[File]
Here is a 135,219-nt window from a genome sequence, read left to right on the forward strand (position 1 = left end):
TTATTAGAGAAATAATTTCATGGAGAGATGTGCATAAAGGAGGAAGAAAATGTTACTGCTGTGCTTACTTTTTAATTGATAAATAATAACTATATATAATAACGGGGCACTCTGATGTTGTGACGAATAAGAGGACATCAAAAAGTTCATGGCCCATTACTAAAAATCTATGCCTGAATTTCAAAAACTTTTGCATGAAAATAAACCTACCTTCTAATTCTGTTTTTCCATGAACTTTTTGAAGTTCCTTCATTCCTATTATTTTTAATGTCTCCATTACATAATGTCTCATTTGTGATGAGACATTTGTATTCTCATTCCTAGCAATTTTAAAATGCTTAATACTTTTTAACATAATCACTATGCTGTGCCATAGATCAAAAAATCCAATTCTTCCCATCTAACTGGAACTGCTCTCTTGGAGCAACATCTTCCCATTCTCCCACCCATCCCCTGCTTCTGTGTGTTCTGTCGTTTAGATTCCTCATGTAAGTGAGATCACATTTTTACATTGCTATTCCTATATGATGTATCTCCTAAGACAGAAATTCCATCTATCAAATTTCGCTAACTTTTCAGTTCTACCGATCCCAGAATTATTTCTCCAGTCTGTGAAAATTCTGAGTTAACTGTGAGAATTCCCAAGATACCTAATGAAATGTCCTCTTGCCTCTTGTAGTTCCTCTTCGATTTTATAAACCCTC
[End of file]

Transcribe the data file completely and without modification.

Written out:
Here is a 135,219-nt window from a genome sequence, read left to right on the forward strand (position 1 = left end):
TTATTAGAGAAATAATTTCATGGAGAGATGTGCATAAAGGAGGAAGAAAATGTTACTGCTGTGCTTACTTTTTAATTGATAAATAATAACTATATATAATAACGGGGCACTCTGATGTTGTGACGAATAAGAGGACATCAAAAAGTTCATGGCCCATTACTAAAAATCTATGCCTGAATTTCAAAAACTTTTGCATGAAAATAAACCTACCTTCTAATTCTGTTTTTCCATGAACTTTTTGAAGTTCCTTCATTCCTATTATTTTTAATGTCTCCATTACATAATGTCTCATTTGTGATGAGACATTTGTATTCTCATTCCTAGCAATTTTAAAATGCTTAATACTTTTTAACATAATCACTATGCTGTGCCATAGATCAAAAAATCCAATTCTTCCCATCTAACTGGAACTGCTCTCTTGGAGCAACATCTTCCCATTCTCCCACCCATCCCCTGCTTCTGTGTGTTCTGTCGTTTAGATTCCTCATGTAAGTGAGATCACATTTTTACATTGCTATTCCTATATGATGTATCTCCTAAGACAGAAATTCCATCTATCAAATTTCGCTAACTTTTCAGTTCTACCGATCCCAGAATTATTTCTCCAGTCTGTGAAAATTCTGAGTTAACTGTGAGAATTCCCAAGATACCTAATGAAATGTCCTCTTGCCTCTTGTAGTTCCTCTTCGATTTTATAAACCCTC